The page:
The Virtual World And IoT Collide in Mixed Reality
Technology is moving faster and faster impacting more and more in everyone's daily life. These advancements can affect how entertainment is created and distributed as well as in business settings. With the advancements of virtual reality and augmented reality in video games and media, little is being discussed on how this could affect the business world. This doesn't mean that it's not evolving into that, and with something called "mixed reality" it may come sooner than you think. Mixed reality (MR) uses virtual reality and augmented reality tools and combines that with data from the internet of things (IoT) to allow business to synchronize their workforce from any location. This sort of technology can be implemented in countless business endeavors where offices or employees may not be close to each other. As a part of Forbes Technology Council, William Briggs, Global CTO for Deloitte Consulting, has an insight to this exciting opportunity for businesses to stay a step ahead of the trends.
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For example, an employee is using smart glasses as they examine a system in a remote location. The diagnostic information that shows up in their field of vision indicates the system is not working properly. Customized repair instructions based on the machine’s service and performance history pop up, along with insights gleaned from the broader equipment fleet and the manufacturer. Because the IT worker’s training records indicate the required procedure is beyond their certification level, a skilled technician at a different location connects to the worker’s glasses and can see what this worker sees. The off-site technician then guides the worker through the repair process. This example can be applied to similar scenarios across various industries because MR provides the ability to deliver actionable information to any location where work is done --in the office, on the shop floor or out in the field.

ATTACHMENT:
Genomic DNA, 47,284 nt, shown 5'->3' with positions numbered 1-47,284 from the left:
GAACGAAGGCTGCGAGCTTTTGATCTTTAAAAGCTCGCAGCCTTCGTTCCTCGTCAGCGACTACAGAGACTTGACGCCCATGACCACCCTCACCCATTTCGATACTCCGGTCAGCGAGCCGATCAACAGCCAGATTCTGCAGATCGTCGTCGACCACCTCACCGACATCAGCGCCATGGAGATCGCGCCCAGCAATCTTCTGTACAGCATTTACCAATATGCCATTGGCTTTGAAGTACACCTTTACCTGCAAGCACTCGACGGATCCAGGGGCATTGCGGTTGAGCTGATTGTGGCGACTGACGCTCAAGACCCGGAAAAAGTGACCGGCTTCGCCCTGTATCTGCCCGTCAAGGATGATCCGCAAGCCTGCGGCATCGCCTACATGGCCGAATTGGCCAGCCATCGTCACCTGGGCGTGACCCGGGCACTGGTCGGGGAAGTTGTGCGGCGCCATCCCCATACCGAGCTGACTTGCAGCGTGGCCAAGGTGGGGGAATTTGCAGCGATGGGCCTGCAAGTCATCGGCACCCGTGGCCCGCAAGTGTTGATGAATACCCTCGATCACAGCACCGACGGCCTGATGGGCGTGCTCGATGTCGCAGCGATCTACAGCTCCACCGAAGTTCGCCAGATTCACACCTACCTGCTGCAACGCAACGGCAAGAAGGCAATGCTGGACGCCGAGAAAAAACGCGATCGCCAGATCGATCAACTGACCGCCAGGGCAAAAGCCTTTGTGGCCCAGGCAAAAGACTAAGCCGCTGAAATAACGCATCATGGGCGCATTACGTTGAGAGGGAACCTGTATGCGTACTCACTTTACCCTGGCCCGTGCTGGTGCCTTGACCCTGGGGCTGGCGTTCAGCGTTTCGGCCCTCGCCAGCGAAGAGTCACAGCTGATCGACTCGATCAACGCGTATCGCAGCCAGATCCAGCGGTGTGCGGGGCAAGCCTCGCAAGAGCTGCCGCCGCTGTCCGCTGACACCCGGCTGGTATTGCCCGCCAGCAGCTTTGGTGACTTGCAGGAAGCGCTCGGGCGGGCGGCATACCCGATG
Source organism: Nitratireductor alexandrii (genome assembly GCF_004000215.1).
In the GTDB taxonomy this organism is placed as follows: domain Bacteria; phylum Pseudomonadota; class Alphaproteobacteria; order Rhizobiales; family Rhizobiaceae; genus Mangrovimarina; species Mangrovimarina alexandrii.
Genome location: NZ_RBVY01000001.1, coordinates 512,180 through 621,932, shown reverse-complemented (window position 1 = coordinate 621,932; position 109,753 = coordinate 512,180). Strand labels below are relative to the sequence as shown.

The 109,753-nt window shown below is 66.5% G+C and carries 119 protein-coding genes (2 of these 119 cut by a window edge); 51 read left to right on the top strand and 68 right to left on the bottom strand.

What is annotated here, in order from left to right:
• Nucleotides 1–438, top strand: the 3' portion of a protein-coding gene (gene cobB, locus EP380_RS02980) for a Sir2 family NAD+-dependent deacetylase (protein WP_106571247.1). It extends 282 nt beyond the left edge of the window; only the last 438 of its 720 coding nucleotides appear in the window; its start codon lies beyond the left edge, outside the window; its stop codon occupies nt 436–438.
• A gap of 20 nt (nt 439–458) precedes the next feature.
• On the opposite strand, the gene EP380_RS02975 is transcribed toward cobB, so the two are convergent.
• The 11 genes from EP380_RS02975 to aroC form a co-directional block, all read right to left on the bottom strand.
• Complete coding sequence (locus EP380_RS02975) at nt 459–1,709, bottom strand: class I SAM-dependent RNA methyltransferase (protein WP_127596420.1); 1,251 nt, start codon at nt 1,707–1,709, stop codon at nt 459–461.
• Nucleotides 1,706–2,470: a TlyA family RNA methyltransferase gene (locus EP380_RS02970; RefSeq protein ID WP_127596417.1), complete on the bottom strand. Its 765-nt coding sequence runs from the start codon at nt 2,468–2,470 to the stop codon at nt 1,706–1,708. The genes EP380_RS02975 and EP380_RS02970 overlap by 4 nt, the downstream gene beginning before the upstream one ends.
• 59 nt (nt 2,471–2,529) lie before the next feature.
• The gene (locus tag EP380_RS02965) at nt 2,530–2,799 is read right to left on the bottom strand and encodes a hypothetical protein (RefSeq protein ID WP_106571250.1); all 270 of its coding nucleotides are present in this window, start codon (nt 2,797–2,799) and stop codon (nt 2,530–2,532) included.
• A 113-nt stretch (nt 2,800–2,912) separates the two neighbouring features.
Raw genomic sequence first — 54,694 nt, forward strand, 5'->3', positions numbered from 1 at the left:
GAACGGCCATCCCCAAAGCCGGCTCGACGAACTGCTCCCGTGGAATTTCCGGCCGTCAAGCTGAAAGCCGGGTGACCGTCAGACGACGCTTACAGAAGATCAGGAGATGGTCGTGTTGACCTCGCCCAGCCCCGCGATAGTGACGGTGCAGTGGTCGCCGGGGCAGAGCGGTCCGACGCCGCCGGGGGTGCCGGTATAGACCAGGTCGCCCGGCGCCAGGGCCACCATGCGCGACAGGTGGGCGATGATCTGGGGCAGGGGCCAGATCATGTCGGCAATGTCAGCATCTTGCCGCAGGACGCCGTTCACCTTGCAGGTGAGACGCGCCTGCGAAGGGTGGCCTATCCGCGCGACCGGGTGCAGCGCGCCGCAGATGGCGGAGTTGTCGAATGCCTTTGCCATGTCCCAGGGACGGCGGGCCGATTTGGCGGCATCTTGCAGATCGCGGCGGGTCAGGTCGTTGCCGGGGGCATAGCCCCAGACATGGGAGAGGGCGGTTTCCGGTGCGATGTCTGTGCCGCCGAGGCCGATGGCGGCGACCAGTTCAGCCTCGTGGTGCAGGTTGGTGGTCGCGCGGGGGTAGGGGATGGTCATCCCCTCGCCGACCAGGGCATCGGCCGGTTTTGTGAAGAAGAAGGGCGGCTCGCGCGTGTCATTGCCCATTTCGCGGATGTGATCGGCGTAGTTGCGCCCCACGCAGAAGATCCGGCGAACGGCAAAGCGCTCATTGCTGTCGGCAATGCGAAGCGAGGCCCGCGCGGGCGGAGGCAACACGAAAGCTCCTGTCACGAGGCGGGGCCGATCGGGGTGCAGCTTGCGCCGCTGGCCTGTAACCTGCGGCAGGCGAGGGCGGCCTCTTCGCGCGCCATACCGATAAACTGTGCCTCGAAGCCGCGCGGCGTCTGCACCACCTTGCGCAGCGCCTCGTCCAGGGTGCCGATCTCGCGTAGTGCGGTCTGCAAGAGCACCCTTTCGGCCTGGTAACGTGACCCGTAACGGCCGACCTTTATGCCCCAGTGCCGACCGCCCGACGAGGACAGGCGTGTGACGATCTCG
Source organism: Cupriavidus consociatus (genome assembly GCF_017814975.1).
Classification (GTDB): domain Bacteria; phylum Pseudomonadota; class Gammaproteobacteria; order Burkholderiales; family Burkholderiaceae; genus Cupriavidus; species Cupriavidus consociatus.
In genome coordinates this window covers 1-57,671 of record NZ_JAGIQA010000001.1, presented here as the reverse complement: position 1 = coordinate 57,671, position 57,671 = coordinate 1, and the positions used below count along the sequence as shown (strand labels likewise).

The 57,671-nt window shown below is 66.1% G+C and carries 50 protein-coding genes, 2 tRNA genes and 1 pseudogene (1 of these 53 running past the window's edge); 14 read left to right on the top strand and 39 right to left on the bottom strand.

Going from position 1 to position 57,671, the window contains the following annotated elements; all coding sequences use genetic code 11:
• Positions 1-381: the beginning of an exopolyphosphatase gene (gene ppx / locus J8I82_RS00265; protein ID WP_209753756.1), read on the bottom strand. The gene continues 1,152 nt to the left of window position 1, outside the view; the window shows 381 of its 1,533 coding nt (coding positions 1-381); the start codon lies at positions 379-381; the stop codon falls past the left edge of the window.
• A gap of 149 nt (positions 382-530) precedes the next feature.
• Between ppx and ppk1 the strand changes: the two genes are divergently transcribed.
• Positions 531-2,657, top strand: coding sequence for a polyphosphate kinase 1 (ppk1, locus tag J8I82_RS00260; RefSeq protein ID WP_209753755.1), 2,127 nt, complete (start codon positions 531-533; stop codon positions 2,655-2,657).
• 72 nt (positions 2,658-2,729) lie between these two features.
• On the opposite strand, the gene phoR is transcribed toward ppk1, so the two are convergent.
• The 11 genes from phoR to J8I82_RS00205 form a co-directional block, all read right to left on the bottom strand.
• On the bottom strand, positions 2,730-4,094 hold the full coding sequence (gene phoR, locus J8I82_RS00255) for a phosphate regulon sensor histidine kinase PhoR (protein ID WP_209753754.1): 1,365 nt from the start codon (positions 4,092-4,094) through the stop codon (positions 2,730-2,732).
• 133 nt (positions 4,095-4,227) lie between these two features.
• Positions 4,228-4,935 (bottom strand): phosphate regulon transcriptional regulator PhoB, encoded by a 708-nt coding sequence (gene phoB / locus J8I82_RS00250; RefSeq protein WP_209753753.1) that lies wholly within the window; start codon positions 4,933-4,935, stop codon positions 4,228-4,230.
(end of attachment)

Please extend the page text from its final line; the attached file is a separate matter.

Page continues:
Ultimately, mixed reality may transform how we interact with technology. We've already moved from “point, click and type” to “touch, tap and swipe.” MR opens the door for “talk, look and gesture”-- game-changing communication and collaboration paradigms that operate in concert with humans’ natural behavior patterns. The ability to grab information from the objects around us -- and for that information to respond to our visual and physical cues -- will change the way in which we consume and prioritize our work.
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